Shawn Mendes teaches Canadian slang words to Americans

By Alexandra Heilbron on December 16, 2020 | 9 Comments


Shawn Mendes in video for Vanity FairShawn Mendes talks about Canadian slang and gives examples during a video with Vanity Fair (see full video below), in which he describes words and sayings he grew up with in Pickering, Ontario. Read them and see if you’re familiar with any of these phrases!

First off, he talks about a “mickey,” which in Canada means a 375 ml bottle of liquor, as opposed to “Two-Six,” which refers to the 750 ml (or 26 ounce) bottle. In the U.S., mickey is slang for a date rape drug.

He explains that a “snowbird” is someone who goes to Florida for the winter; a “loafter” is someone who takes their time when you’re waiting for them to do something because they’re “loafting” around; and “beauty,” which means that someone’s a good person.

He also reveals that his friends never say “What’s up,” instead asking each other, “What are you saying?” or even “What you saying,” which means “What’s going on, What are you doing?”

“That’s jokes” means “That’s funny,” a “toque” is a winter hat known as a beanie in the U.S., and “darts” are cigarettes, which Shawn calls “gross.”

The expression “bare” means “a lot,” and he gives the example of a friend asking if there’s enough food and he says, “Yeah, we got bare food.”

Shawn reveals that when he asked where the washroom was while he was in America, he just got confused looks, because it’s referred to as the bathroom in the States (even when it’s a public restroom that doesn’t have a bath).

He adds, “I love being Canadian. I love these words that we use.”

Which of these words do you use? Are any of these new to you? Tell us below in the comments! ~Alexandra Heilbron

Don’t forget to watch Shawn Mendes: In Wonder, now streaming on Netflix.



Comments & Discussion

  1. Angela • December 16, 2020 @ 4:52 PM

    I’ve never heard of loafter. Or bare for plenty. For me, bare means the opposite, like a bare cupboard is an empty one. Haven’t heard of darts for cigarettes but definitely That’s jokes is like that’s hilarious. I didn’t know it was Canadian though, I thought that came from the States, so that’s cool!

  2. 100nadian • December 17, 2020 @ 10:58 AM

    What planet is he from? The slang words he mentioned I never heard of them and I am a second generation Canadian.

  3. Rikkitikkitavi • December 17, 2020 @ 11:24 AM

    I’m up first gen Canadian, and darts is a term used on the Prairies. I’ve heard of mickey and 2-6, two fer for a case of beer, but never heard of loafting or bare for alot! Some are regional and don’t apply to all of Canada. Anyone know what gitch or gaut h means?? It’s a Winnipeg thing as is the social!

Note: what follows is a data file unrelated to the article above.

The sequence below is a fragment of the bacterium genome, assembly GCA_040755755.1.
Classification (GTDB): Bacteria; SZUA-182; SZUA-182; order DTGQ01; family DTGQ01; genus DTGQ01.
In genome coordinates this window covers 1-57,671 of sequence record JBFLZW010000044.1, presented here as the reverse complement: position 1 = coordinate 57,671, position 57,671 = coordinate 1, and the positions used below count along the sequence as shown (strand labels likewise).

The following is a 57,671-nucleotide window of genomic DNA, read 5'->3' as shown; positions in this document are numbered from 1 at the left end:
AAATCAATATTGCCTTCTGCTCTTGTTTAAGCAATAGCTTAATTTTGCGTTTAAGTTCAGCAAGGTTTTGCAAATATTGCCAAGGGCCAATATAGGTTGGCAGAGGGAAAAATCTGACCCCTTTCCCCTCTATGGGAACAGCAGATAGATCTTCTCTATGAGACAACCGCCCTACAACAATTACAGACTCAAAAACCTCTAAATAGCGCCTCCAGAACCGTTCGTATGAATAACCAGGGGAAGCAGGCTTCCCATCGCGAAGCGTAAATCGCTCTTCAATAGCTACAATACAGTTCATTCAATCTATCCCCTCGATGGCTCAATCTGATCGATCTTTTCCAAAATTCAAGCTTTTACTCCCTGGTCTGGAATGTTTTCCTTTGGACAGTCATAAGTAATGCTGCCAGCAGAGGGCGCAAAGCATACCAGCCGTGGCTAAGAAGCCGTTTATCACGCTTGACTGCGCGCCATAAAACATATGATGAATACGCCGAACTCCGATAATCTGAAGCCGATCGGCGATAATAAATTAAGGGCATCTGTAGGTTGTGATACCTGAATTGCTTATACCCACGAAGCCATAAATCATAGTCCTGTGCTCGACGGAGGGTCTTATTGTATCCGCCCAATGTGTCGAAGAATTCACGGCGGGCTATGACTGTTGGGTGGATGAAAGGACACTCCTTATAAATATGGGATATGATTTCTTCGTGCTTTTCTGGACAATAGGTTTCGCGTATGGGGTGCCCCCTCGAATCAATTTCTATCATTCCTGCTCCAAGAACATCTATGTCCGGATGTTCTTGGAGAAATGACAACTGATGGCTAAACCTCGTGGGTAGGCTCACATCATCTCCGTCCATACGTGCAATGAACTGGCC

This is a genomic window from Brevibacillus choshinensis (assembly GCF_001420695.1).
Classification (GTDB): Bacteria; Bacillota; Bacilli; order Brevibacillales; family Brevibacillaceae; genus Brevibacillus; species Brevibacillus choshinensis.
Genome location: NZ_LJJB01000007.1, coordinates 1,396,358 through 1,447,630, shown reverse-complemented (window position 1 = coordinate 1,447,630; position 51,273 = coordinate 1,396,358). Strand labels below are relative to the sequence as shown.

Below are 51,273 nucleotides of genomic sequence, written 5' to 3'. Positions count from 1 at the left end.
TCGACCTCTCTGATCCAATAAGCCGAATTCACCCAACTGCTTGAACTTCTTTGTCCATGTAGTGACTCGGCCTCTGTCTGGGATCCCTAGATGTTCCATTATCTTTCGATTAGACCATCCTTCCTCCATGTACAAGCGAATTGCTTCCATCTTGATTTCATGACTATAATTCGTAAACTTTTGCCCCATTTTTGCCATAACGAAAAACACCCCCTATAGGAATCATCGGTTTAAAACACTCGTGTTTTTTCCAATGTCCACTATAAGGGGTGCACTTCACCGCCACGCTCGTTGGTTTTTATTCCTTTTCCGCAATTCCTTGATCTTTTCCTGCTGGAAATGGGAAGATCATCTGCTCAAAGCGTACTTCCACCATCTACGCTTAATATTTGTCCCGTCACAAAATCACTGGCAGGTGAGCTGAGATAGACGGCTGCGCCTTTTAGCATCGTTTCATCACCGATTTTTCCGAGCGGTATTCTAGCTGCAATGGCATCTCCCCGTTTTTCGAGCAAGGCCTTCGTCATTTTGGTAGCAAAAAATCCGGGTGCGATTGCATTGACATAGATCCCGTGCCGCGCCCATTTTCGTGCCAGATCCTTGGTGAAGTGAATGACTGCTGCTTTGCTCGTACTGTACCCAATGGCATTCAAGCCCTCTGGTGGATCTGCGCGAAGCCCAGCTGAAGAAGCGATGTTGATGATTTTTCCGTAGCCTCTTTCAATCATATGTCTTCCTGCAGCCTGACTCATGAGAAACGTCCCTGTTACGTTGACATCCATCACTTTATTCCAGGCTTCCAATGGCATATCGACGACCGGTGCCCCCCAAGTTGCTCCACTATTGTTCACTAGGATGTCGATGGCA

4. 101percentCdn • December 17, 2020 @ 12:05 PM

    We use Mickey for a bottle and we use Two-four for a case of beer. We used smoke for cigarettes. I’m in Ontario, many generations in. The other slang must be a generational thing. Also, Sean should get a haircut, this hair does not suit him. His girlfriend must like long hair.

  5. Jean Nadeau • December 17, 2020 @ 1:01 PM

    Mickey, toque and washroom, I’m familiar with, but I’ve never heard any of the other expressions.

  6. Seaswirl • December 17, 2020 @ 1:20 PM

    I recognize most of those (especially the alcohol ones). I went to school in the States and the words that always got laughs from my classmates when I used them were: serviette (napkin), knapsack (backpack), bank machine (ATM), garburator (garbage disposal), and line-up (line).

  7. Mi Russ • December 17, 2020 @ 2:25 PM

    Serviette? in Florida- asked -“where y’all from,France?” Washroom time.

  8. sasmi • December 17, 2020 @ 6:42 PM

    Try asking for cutlery in the States…guaranteed to get a blank stare (translation for US readers = silverware). Or ask for a tin of pop….again, no clue but if you change it to a can of pop they are all over it. Don’t forget the last letter of the alphabet in the US it is zee but throw a zed at them and you’ll be repeating yourself over and over. If you want to try to identify a US citizen by just talking to them listen to how they say “sorry”. It will sound more like sarri.

  9. Reign • December 17, 2020 @ 11:21 PM

    Anyone remember ‘ HALLOWE’EN Apples !!!!!! ‘ instead of Trick or Treat ?
    Everybody thinks I’m looney ,but ,that’s what we said here — Manitoba .


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